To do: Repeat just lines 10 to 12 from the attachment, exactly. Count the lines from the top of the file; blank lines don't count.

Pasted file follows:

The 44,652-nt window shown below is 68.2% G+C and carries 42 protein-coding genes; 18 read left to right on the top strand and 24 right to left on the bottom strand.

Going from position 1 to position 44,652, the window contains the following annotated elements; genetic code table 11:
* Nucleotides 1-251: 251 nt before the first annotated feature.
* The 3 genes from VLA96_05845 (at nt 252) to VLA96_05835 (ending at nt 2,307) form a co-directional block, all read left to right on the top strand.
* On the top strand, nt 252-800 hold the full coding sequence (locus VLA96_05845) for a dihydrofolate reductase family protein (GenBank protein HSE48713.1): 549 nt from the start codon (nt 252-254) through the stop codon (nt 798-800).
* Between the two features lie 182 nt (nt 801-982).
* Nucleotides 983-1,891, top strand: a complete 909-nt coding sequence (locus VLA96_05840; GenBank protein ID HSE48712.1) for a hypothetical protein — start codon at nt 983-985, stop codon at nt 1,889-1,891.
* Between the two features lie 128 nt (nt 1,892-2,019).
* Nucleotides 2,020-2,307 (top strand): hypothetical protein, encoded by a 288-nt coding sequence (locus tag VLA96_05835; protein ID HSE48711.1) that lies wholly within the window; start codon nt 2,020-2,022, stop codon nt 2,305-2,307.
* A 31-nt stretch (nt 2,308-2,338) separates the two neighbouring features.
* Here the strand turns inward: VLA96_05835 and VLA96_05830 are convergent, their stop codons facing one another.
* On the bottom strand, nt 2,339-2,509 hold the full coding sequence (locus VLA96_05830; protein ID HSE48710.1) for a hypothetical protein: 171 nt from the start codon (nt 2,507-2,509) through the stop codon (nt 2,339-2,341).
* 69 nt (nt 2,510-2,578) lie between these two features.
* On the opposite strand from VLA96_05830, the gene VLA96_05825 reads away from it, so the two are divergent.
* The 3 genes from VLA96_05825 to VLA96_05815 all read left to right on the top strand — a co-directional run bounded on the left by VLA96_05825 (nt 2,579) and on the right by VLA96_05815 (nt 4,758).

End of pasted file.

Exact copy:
* A 31-nt stretch (nt 2,308-2,338) separates the two neighbouring features.
* Here the strand turns inward: VLA96_05835 and VLA96_05830 are convergent, their stop codons facing one another.
* On the bottom strand, nt 2,339-2,509 hold the full coding sequence (locus VLA96_05830; protein ID HSE48710.1) for a hypothetical protein: 171 nt from the start codon (nt 2,507-2,509) through the stop codon (nt 2,339-2,341).